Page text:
Country music's most prestigious family – The Country Music Hall of Fame – grew by three Sunday night when Patty Loveless, Bob McDill and Tanya Tucker became the 150th, 151st and 152nd members during the star-studded Medallion (induction) Ceremony in the Country Music Hall of Fame and Museum's CMA Theater.
Artists including Bob Seger, Brandi Carlile, Vince Gill, Wynonna, Jamey Johnson, Margo Price and Jessi Colter graced the stage of the theater to surprise the Hall's 2023 class with performances. Loveless was nearly speechless over Seger's appearance and his version of her hit "She Drew a Broken Heart."
"If anyone in this room knows me, they know how emotional I can get," Loveless said after Seger, Gill and Sister Sadie sang for her. "Bob was a real shock to me. I never would have expected that."
Loveless, inducted in the Modern Era Artist category, shared memories of walking around the Country Music Hall of Fame and Museum decades ago with her brother and feeling comforted surrounded by her heroes' exhibits. She said being part of that now "truly is an honor."
The daughter of a Kentucky coal miner, Loveless scored 31 Top 20 country hits, including chart-toppers "Timber, I'm Falling in Love," "Blame It on Your Heart" and "Lonely Too Long" between 1988 and 2003.
"I couldn't have done this without many, many people," Loveless said. "I was a shy kid. It's amazing to me that I have been allowed to live the life I have lived and been blessed to know each and every one of you. I feel like I'm stumbling because I am a little emotional."
Brenda Lee and Connie Smith helped induct Tucker into the Country Music Hall of Fame (Veterans Era Artist), which Tucker said "has been a 52-year experience."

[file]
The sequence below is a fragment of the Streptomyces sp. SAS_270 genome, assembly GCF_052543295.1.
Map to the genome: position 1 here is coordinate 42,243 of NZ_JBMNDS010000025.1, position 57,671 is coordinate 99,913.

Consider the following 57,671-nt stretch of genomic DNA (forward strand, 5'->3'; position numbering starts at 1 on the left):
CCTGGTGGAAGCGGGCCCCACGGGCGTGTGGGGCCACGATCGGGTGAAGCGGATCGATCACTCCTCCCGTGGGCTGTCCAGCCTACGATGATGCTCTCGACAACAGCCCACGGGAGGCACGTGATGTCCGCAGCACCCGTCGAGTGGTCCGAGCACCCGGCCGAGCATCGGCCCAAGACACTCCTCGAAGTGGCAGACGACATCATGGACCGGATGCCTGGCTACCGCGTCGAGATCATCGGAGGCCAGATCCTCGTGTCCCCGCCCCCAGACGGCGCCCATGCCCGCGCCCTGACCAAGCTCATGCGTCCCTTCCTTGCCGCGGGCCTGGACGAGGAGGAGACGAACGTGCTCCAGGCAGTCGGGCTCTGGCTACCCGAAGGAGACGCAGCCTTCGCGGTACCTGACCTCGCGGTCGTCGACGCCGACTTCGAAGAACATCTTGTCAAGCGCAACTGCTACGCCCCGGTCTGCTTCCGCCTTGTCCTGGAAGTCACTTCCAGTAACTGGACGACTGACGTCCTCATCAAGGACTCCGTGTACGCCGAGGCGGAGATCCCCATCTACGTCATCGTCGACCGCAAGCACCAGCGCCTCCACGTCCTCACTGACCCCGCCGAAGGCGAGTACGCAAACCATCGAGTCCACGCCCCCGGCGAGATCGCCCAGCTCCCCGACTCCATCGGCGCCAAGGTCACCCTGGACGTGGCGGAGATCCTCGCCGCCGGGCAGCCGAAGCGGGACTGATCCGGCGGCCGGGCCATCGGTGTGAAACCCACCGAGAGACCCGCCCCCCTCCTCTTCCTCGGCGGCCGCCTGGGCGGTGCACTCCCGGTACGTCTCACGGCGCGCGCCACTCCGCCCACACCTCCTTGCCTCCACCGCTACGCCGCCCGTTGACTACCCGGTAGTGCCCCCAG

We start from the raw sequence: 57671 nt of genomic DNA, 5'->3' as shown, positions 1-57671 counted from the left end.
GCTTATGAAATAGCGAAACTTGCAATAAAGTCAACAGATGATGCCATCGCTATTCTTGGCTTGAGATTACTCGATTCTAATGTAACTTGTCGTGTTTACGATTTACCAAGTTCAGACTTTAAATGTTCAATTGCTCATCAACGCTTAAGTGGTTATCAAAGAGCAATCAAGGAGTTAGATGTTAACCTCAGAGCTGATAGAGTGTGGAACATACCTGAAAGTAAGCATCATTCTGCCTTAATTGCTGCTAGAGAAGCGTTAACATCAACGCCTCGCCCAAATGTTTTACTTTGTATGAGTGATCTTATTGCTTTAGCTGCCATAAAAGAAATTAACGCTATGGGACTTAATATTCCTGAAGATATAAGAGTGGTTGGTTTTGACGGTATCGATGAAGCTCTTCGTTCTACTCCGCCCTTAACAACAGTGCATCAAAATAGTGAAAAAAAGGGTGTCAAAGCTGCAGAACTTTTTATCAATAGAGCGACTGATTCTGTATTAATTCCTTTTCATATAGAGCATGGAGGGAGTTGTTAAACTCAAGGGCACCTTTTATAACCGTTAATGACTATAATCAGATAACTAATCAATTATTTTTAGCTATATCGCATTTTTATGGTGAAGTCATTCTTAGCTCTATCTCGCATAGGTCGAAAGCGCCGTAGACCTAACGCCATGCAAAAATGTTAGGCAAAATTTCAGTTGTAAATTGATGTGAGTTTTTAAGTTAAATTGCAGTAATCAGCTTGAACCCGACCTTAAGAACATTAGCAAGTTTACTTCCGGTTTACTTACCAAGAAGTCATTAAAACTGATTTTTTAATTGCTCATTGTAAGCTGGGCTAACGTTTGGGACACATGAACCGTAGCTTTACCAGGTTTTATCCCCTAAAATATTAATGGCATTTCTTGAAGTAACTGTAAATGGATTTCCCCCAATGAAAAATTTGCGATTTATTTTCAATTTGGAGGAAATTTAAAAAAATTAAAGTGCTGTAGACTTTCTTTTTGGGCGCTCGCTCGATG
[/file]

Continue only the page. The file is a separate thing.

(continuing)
Now 65, Tucker was a hit recording artist at age 13. She was on the cover of Rolling Stone at 15 and a millionaire at 16. Her early hits include "Delta Dawn," "Blood Red and Going Down," and she had six No. 1 songs before she turned 18. She tried her hand at pop music before circling back to country to land 24 Top 10 country hits between 1986 and 1997.
Country Music Hall of Fame members Charlie McCoy and Wynonna performed "Delta Dawn" for Tucker. Margo Price and Jessi Colter stepped in with "It's a Little Too Late. And Carlile delivered "Two Sparrows in a Hurricane."
Tucker credited Carlile and Shooter Jennings with "bringing her back from the dead" in 2019.
"I was kicking, but my career was in the hole," Tucker said from the podium. "Thank you for helping me make another statement."
Tucker admitted she's had "a lot of ups and downs" then quipped hers were "mostly in the news but somehow I got through it."
"I look back on these 52 years, and it's hard to make sense of it all," Tucker said. "But it doesn't really make sense because if we lived in a world that made sense and was logical, it would be men who rode side saddle."
Tucker thanked Nashville's songwriters, musicians, engineers, her three children, her parents and her fans.
"Like my friend Roger Miller used to say, 'If you see a turtle on a stump, you know he didn't get there by himself,'" Tucker said. "I didn't get here by myself."
McDill was inducted in the Songwriter category. He's credited with writing songs including "Amanda," "Don't Close Your Eyes," "Gone Country" and "It Must Be Love." Don Williams alone recorded more than 30 McDill songs and made 14 of them hits.
Artists who performed McDill are Charley Crockett ("Louisiana Saturday Night"), Dean Dillon ("All the Good Ones Are Gone") and Johnson with "Good Ole Boys Like Me."
"They say never give an old songwriter a microphone; he's probably been waiting a lifetime to talk about himself," McDill said from the stage. "I think it speaks very well of the panel to go beyond the sparkle of the business and include (songwriters) in the Hall of Fame."